Item 29: Listen to Clippy

"It looks like you're writing a letter. Would you like help?" – Microsoft Clippit

Item 31 describes the ecosystem of helpful tools available in the Rust toolbox, but one tool is sufficiently helpful and important to get promoted to an Item of its very own: Clippy.

Clippy is an additional component for Cargo that emits warnings about your Rust usage (cargo clippy ...), across a variety of categories:

  • Correctness: warn about common programming errors.
  • Idiom: warn about code constructs that aren't quite in standard Rust style.
  • Concision: point out variations on the code that are more compact.
  • Performance: suggest alternatives that avoid unnecessary processing or allocation.
  • Readability: describe alterations to the code that would make it easier for humans to read and understand.

For example, the following code builds fine:

    pub fn circle_area(radius: f64) -> f64 {
        let pi = 3.14;
        pi * radius * radius
    }

but Clippy points out that the local approximation to π is unnecessary and inaccurate:

error: approximate value of `f{32, 64}::consts::PI` found
 --> clippy/src/main.rs:5:18
  |
5 |         let pi = 3.14;
  |                  ^^^^
  |
  = note: `#[deny(clippy::approx_constant)]` on by default
  = help: consider using the constant directly
  = help: for further information visit https://rust-lang.github.io/rust-clippy/master/index.html#approx_constant
error: could not compile `clippy` due to previous error

The linked webpage explains the problem, and points the way to a suitable modification of the code:

    pub fn circle_area(radius: f64) -> f64 {
        std::f64::consts::PI * radius * radius
    }

As shown above, each Clippy warning comes with a link to a webpage describing the error, which explains why the code is considered bad. This is vital, because it allows you to decide whether those reasons apply to your code, or whether there is some particular reason why the lint check isn't relevant. In some cases, the text also describes known problems with the lint, which might explain an otherwise confusing false positive.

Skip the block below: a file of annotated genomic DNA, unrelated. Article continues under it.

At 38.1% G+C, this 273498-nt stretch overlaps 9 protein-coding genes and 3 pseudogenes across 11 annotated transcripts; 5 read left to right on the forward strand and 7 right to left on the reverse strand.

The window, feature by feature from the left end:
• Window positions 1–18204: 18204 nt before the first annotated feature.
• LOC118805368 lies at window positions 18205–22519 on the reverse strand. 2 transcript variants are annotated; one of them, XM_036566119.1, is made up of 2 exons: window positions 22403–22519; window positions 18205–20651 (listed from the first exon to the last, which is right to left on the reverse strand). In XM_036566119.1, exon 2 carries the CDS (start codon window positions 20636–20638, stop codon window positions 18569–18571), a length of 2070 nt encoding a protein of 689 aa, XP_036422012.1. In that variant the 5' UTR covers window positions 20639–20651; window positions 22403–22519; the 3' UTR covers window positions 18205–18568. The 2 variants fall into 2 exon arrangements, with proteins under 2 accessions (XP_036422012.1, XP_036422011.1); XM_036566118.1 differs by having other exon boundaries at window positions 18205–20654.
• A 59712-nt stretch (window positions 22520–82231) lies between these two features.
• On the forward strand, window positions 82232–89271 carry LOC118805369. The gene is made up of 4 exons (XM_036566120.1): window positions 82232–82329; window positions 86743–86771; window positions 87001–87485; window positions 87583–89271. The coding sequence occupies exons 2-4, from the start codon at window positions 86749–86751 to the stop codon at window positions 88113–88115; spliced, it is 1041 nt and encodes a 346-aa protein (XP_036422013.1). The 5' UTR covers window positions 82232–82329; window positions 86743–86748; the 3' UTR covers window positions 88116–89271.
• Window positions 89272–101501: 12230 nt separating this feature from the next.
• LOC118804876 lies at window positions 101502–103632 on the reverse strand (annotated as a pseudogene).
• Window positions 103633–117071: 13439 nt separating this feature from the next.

If you decide that a lint warning isn't relevant for your code, you can disable it either for that particular item (#[allow(clippy::some-lint)]) or for the entire crate (#![allow(clippy::some-lint)]). However, it's usually better to take the cost of a minor refactoring of the code than to waste time and energy arguing about whether the warning is a genuine false positive.

Whether you choose to fix or disable the warnings, you should make your code Clippy warning free.

That way, when new warnings appear – whether because the code has been changed, or because Clippy has been upgraded to include new checks – they will be obvious. Clippy should also be enabled in your continuous integration system (Item 32).

Clippy's warnings are particularly helpful when you're learning Rust, because they reveal gotchas you might not have noticed, and help you become familiar with Rust idiom.

Many of the Items in this book also have corresponding Clippy warnings, when it's possible to mechanically check the relevant concern:

As the size of this list should make clear, it can be a valuable learning experience to read the list of Clippy lint warnings – including the pedantic or high-false-positive checks that are disabled by default. Even though you're unlikely to want to enable these warnings for your code, understanding the reasons why they were written in the first place will improve your understanding of Rust and its idiom.